February is Teen Dating Violence Awareness Month. For many teenagers, dating is new and exciting but for 1 out of 5 it could become violent. Officials said teen dating violence is a threat or an act made by a member of a relationship. It can be physical, verbal, emotional, sexual, or even digital. Many teens are unaware of the red flags of an abusive relationship that’s why professionals said it’s important that a month is dedicated to this issue.
“What we want to do is make teens, aware of the differences between healthy relationships and unhealthy relationships,” Executive Director of Women’s Resource Center, Patricia Bailey, said.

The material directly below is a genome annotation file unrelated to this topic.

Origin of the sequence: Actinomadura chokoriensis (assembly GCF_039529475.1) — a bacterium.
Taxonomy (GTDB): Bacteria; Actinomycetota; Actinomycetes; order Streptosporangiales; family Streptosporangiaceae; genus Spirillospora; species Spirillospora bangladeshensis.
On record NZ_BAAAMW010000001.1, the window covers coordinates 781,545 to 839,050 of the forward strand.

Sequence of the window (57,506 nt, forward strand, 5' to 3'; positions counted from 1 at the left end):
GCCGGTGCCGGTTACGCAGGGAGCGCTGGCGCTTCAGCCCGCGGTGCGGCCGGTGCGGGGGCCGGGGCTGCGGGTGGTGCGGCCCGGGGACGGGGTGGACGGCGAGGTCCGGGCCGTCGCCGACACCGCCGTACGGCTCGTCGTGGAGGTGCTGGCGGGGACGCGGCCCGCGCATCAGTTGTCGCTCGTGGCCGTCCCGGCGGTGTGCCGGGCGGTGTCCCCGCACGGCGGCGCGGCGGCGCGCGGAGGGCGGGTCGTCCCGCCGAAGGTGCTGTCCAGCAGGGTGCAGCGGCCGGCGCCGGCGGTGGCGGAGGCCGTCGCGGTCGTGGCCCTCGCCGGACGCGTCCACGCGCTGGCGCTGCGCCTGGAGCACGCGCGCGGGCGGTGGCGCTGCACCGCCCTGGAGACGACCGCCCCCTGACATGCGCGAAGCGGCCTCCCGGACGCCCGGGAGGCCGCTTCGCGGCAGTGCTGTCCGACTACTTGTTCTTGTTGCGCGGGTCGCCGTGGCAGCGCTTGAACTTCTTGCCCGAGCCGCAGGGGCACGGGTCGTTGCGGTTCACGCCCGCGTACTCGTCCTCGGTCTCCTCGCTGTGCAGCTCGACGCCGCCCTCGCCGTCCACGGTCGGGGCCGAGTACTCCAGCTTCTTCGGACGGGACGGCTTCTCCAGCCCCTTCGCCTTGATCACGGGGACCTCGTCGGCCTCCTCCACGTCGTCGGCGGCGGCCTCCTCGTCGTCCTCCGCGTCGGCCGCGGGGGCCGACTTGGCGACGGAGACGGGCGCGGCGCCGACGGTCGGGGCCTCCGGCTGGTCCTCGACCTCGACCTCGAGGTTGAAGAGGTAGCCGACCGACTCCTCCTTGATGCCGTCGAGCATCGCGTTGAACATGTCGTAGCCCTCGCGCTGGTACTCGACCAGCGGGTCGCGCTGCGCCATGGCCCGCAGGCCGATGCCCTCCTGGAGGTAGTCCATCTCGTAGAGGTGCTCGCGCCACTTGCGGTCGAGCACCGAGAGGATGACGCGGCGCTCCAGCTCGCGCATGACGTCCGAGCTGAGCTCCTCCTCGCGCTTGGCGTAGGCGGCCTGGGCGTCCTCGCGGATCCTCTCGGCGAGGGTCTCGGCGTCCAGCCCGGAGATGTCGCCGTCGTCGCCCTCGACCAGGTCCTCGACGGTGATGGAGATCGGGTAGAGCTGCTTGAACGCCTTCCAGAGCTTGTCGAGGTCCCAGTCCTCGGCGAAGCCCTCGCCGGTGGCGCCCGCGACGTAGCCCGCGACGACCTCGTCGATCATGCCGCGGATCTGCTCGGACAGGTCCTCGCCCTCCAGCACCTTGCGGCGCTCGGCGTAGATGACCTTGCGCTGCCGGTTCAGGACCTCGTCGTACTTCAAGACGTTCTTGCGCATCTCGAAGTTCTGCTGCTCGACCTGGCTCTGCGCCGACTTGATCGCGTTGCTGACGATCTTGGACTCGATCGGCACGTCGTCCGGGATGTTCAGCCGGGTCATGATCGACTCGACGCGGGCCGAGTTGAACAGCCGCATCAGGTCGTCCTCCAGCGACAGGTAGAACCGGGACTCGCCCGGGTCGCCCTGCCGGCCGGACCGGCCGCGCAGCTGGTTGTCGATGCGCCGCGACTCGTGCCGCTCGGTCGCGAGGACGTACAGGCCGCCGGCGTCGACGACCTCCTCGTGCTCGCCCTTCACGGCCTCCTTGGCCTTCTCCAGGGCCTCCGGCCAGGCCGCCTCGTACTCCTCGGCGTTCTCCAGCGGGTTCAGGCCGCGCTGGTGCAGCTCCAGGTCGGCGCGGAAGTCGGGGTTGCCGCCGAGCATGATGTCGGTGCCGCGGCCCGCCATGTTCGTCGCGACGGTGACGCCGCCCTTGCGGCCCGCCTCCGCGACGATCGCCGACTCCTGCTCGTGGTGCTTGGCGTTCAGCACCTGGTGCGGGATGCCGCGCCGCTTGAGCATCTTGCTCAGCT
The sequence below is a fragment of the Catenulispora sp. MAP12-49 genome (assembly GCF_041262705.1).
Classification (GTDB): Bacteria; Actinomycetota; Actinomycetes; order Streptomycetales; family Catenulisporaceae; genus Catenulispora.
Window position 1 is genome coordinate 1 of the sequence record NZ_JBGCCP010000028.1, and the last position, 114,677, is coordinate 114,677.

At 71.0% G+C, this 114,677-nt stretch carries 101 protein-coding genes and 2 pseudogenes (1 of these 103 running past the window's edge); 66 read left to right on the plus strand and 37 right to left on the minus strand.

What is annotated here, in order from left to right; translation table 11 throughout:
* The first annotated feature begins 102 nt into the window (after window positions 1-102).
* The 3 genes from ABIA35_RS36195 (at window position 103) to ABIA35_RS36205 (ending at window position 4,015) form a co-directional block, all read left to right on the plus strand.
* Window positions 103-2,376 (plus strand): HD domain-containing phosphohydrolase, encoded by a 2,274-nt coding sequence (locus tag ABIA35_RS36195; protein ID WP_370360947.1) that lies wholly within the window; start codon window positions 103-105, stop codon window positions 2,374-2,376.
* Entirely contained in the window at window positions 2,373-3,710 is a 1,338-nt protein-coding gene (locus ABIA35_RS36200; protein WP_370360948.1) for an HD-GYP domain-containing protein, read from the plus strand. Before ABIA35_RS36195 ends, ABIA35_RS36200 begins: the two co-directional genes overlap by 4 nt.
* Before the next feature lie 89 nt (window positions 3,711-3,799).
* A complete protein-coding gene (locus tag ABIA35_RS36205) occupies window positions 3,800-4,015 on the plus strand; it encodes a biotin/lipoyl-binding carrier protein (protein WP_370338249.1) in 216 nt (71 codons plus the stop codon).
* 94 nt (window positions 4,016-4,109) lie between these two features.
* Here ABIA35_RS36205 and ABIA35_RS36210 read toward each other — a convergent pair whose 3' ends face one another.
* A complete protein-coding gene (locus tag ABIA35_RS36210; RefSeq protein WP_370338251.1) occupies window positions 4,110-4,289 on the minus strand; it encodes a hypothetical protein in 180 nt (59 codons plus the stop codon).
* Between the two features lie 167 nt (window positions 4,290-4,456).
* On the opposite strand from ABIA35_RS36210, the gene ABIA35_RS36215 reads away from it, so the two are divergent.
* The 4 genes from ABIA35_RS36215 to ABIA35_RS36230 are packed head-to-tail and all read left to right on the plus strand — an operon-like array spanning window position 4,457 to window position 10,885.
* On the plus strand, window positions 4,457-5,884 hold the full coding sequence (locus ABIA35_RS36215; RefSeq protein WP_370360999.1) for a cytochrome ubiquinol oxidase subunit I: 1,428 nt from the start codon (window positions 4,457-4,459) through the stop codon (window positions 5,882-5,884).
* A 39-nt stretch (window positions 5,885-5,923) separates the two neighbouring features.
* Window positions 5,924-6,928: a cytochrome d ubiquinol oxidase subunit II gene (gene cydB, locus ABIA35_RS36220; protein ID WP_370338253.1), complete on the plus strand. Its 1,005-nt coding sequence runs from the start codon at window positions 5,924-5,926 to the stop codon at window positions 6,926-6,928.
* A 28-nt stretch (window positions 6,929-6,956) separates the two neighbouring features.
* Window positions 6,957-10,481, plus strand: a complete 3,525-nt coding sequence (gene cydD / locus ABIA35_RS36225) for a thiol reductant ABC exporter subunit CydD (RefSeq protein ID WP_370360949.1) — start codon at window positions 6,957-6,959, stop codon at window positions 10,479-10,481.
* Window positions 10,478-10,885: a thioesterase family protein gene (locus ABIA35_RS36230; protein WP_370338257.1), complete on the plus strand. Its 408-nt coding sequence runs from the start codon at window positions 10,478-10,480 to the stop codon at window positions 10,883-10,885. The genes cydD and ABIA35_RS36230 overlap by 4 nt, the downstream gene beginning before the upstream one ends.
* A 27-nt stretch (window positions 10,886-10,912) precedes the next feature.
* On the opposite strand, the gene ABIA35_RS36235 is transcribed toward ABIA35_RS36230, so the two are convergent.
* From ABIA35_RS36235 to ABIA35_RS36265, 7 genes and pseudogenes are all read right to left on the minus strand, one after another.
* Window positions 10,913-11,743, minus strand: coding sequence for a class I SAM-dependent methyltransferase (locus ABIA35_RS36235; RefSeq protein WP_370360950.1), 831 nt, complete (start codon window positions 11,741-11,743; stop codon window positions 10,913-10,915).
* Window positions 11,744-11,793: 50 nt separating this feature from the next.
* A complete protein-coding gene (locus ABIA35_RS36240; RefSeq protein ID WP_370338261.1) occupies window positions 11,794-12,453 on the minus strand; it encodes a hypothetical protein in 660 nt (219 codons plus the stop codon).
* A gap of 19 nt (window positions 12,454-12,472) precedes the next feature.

Executive Director for the Women’s Resource Center, Patricia Bailey, said abuse is a snowball effect and it starts with educating the youth to stop them from becoming abusive adults.
“To break the cycle, you’ve got to start when they’re tiny,” Bailey said.
She also said teens with strong support systems are less susceptible to abuse than teens without a support system. Bailey said opening up a dialogue with your child could help them in the long-run.
“If something is happening to your teen, you want them to speak up,” Bailey said.
The Women’s Resource Center will be posting teen dating violence information on their Facebook page every day in the month of February.